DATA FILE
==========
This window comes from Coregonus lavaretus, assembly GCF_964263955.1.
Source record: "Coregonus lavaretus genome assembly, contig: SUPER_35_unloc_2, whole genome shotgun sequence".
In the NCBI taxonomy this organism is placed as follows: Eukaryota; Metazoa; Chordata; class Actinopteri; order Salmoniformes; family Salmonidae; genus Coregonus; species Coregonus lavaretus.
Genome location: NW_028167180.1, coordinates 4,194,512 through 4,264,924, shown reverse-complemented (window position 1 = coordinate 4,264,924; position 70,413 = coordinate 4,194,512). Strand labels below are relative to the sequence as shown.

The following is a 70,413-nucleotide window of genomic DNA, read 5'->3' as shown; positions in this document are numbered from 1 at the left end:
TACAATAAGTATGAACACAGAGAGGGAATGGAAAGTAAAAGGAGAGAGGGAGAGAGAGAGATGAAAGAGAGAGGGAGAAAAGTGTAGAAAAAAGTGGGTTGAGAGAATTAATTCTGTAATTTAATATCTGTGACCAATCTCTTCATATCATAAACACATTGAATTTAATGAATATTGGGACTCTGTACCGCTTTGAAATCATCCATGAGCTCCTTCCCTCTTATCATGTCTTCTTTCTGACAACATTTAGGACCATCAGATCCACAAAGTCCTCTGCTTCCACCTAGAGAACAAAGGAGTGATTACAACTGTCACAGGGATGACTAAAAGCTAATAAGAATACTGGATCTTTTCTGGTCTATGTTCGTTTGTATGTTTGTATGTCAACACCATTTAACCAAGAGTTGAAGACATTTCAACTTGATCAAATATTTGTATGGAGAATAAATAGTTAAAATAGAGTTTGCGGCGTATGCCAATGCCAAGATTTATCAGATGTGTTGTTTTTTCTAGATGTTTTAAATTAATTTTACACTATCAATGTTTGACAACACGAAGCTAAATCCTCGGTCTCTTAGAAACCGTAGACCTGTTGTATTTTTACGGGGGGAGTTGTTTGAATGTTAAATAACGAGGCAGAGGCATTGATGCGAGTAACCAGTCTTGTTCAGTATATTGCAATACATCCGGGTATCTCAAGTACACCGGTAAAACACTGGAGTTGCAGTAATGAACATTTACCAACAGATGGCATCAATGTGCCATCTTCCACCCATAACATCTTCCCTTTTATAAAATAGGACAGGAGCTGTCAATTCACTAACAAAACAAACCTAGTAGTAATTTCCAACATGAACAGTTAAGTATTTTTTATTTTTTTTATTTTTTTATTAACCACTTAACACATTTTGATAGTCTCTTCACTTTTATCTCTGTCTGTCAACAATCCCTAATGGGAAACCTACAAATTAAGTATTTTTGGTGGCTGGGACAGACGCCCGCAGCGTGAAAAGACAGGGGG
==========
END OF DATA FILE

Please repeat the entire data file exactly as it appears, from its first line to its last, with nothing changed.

This window comes from Coregonus lavaretus, assembly GCF_964263955.1.
Source record: "Coregonus lavaretus genome assembly, contig: SUPER_35_unloc_2, whole genome shotgun sequence".
In the NCBI taxonomy this organism is placed as follows: Eukaryota; Metazoa; Chordata; class Actinopteri; order Salmoniformes; family Salmonidae; genus Coregonus; species Coregonus lavaretus.
Genome location: NW_028167180.1, coordinates 4,194,512 through 4,264,924, shown reverse-complemented (window position 1 = coordinate 4,264,924; position 70,413 = coordinate 4,194,512). Strand labels below are relative to the sequence as shown.

The following is a 70,413-nucleotide window of genomic DNA, read 5'->3' as shown; positions in this document are numbered from 1 at the left end:
TACAATAAGTATGAACACAGAGAGGGAATGGAAAGTAAAAGGAGAGAGGGAGAGAGAGAGATGAAAGAGAGAGGGAGAAAAGTGTAGAAAAAAGTGGGTTGAGAGAATTAATTCTGTAATTTAATATCTGTGACCAATCTCTTCATATCATAAACACATTGAATTTAATGAATATTGGGACTCTGTACCGCTTTGAAATCATCCATGAGCTCCTTCCCTCTTATCATGTCTTCTTTCTGACAACATTTAGGACCATCAGATCCACAAAGTCCTCTGCTTCCACCTAGAGAACAAAGGAGTGATTACAACTGTCACAGGGATGACTAAAAGCTAATAAGAATACTGGATCTTTTCTGGTCTATGTTCGTTTGTATGTTTGTATGTCAACACCATTTAACCAAGAGTTGAAGACATTTCAACTTGATCAAATATTTGTATGGAGAATAAATAGTTAAAATAGAGTTTGCGGCGTATGCCAATGCCAAGATTTATCAGATGTGTTGTTTTTTCTAGATGTTTTAAATTAATTTTACACTATCAATGTTTGACAACACGAAGCTAAATCCTCGGTCTCTTAGAAACCGTAGACCTGTTGTATTTTTACGGGGGGAGTTGTTTGAATGTTAAATAACGAGGCAGAGGCATTGATGCGAGTAACCAGTCTTGTTCAGTATATTGCAATACATCCGGGTATCTCAAGTACACCGGTAAAACACTGGAGTTGCAGTAATGAACATTTACCAACAGATGGCATCAATGTGCCATCTTCCACCCATAACATCTTCCCTTTTATAAAATAGGACAGGAGCTGTCAATTCACTAACAAAACAAACCTAGTAGTAATTTCCAACATGAACAGTTAAGTATTTTTTATTTTTTTTATTTTTTTATTAACCACTTAACACATTTTGATAGTCTCTTCACTTTTATCTCTGTCTGTCAACAATCCCTAATGGGAAACCTACAAATTAAGTATTTTTGGTGGCTGGGACAGACGCCCGCAGCGTGAAAAGACAGGGGG